If You See Something, Say Something

“A trafficker kept me in a hotel room one time and he made me stare at a spot the whole time—and that is hard to do for two to three days on end. I accidentally looked up and he said, ‘If you look up again, I’ll cut your eyes out.’”

It’s a disturbing two sentences to read. And an even more disturbing image that comes to mind—and just seems to stay. But the most disturbing part is that it is a real account of one woman’s experience at the hands of a human trafficker. In reading Autumn Burris’ story, which she recalled to Senior Editor Gregg Wallis, who reports on the topic for our cover story, just know that the darkness that pervaded her younger life did not extinguish her spirit to survive, nor eclipse her drive to prevail, and she currently brings her strong voice to support, educate and advocate for those who have been exploited.

And for every word that was spoken to Hotel Business in reporting her story, there were so many left unspoken, haunting memories of a truly traumatic time. But there’s also hope. The optimism that with enough action—and reaction—to what is being described as a growing epidemic, human trafficking will, just like the dark period in Autumn’s life, also be a thing of the past. But, as those interviewed for our cover stress to the entire hospitality industry: It is also about being proactive. And this, in many cases, starts at the front lines of your hotels.

The subject of human trafficking is gaining wider exposure in recent years—and awareness is an important step in helping to identify these situations, report them and see justice brought to the perpetrators and healing restored to the victims. In fact, just a couple of weeks ago, CBS’s 48 Hours devoted an entire segment to the topic called “Lived to Tell: Trafficked,” narrated by a young survivor, who told her compelling story with similar raw detail to Autumn’s. Furthermore, human trafficking is drawing increased interest from the FBI, as over the past decade, it’s been reported that nearly 50,000 cases have been brought to the attention of law-enforcement officials, making this multibillion-dollar industry—or what our President has called an “urgent humanitarian crisis”—a priority. And then, there was the recent spotlight on the topic, as The New England Patriots owner, Robert Kraft, was charged with soliciting prostitution at a Florida day spa where investigators believe some women may have been victims of human trafficking.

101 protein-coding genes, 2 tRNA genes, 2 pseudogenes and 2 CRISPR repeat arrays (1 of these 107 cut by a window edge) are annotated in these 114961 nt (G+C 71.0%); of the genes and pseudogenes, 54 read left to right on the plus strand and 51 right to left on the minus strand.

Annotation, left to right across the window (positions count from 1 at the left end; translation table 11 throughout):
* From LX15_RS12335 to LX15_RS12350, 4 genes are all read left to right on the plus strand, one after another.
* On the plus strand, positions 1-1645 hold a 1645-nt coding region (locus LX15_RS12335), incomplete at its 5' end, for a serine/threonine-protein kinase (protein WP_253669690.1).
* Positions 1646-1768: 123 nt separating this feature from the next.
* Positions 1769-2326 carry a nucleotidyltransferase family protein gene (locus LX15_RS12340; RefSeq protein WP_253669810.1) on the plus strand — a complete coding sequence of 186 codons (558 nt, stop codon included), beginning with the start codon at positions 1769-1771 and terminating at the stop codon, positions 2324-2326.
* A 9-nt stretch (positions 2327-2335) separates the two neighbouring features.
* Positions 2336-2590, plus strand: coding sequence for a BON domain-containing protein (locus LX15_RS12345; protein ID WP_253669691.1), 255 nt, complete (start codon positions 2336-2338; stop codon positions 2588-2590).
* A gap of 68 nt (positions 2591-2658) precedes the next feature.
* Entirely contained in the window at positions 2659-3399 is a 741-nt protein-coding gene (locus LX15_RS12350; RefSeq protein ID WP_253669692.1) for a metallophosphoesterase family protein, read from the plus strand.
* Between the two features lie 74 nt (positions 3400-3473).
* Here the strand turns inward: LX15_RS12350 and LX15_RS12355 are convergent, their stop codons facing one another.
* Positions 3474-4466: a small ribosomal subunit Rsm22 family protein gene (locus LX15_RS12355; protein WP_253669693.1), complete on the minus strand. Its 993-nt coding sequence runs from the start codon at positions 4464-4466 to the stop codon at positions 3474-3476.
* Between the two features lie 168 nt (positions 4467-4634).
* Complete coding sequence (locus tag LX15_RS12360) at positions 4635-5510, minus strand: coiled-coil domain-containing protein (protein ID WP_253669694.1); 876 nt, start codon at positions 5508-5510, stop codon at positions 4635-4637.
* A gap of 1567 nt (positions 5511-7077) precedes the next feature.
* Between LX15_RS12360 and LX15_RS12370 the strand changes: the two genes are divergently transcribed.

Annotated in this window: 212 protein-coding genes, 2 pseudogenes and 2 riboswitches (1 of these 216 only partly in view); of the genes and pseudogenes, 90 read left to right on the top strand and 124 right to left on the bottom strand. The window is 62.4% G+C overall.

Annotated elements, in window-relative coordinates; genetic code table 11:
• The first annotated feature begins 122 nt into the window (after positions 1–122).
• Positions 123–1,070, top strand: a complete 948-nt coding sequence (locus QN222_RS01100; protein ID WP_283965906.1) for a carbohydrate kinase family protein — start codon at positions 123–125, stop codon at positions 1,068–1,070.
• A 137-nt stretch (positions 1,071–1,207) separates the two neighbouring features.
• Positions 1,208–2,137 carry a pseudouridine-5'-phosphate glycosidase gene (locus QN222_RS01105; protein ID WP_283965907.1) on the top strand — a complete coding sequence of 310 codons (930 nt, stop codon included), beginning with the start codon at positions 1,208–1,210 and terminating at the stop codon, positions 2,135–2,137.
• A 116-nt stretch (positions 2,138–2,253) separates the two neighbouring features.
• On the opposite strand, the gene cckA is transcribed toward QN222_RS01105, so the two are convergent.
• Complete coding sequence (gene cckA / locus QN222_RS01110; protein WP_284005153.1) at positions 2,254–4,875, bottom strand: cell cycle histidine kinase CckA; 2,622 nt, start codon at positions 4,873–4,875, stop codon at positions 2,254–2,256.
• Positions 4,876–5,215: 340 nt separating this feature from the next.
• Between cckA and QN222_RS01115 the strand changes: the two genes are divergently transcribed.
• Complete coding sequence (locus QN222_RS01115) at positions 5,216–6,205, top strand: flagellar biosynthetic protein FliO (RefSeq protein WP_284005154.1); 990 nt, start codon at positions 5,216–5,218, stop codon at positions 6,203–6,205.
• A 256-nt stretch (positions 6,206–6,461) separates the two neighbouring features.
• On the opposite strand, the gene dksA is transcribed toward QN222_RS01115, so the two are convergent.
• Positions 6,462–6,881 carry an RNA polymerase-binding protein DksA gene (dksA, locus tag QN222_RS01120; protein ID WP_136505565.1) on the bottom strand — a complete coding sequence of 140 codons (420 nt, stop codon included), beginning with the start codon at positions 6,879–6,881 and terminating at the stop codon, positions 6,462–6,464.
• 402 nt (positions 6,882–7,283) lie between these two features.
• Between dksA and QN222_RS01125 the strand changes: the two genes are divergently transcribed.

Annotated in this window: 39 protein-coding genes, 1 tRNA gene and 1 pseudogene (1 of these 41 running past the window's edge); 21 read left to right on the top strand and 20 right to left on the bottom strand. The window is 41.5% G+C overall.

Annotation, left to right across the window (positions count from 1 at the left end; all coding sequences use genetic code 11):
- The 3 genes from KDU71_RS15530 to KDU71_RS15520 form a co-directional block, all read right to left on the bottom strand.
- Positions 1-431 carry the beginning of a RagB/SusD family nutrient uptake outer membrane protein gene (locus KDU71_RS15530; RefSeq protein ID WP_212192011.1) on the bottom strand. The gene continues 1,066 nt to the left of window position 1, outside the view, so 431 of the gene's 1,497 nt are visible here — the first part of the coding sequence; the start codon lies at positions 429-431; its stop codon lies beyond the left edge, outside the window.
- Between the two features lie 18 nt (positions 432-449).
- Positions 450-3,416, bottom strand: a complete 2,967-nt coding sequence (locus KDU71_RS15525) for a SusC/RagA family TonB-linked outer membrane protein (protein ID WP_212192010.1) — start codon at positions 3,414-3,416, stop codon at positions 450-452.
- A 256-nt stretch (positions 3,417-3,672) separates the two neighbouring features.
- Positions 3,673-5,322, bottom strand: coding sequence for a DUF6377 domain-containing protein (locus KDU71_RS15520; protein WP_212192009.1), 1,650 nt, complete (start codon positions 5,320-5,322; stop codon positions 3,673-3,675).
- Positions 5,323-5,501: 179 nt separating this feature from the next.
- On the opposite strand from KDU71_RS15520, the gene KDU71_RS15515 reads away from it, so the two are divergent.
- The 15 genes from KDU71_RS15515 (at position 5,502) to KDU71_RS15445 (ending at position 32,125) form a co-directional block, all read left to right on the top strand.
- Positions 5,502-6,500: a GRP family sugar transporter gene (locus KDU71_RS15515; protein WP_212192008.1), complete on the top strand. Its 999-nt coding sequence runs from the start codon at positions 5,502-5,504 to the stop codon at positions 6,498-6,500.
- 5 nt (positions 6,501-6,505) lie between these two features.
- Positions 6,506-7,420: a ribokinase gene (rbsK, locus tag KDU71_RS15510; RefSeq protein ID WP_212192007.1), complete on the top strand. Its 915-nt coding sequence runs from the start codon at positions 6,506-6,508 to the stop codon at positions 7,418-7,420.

Human trafficking—and helping to put a stop to it—has become front and center for many of the associations in our industry, as they are encouraging information and messaging be taken

to the properties, often where human trade is occurring. Right under our roofs. This mission is certainly one of the prime areas of focus for the AHLA, as explained to Hotel Business by President and CEO Chip Rogers in the first installment of our new video series, “On the Hill.” The series, moderated by Senior Editor CJ Arlotta, will debut this month, to coincide with this issue of Hotel Business, which is distributed at the AAHOA conference later this month. AAHOA is also dedicated to the mission of ending human trafficking, as emphasized by Vice Chairwoman Jagruti Panwala in our story.

As Rogers explains in the video interview, the AHLA has worked tirelessly on human trafficking and its alarming evolution, and offers tips to help hoteliers do their part to combat it. There are often signs—ones that can’t be ignored—that all members of your hotel staff should watch for. We’ve all had the experience of just thinking “something isn’t right” in a given situation and choosing to ignore the red flags, so to speak, for fear of making the wrong assessment and looking foolish. But to borrow a phrase that has become popular post 9/11, “If you see something, say something.” And there are certain things you/your property-level employees might see, as outlined in our accompanying charts, courtesy of BEST (Business Ending Slavery & Trafficking), that should be taken seriously. It’s a matter of training. Training hotel staffers to know common signs, to observe hotel activity, and to report anything suspicious.

Human trafficking can happen anywhere. Small towns and big cities. Roadside motels and upscale hotels. It’s ageless and sexless, though it’s often women and children who are violated. Make sure you’re informed. Make sure your managers, housekeepers, front-desk agents, are informed. Knowledge is power. And industry power is what is needed to strip the human traffickers of theirs and gift it to the victims.

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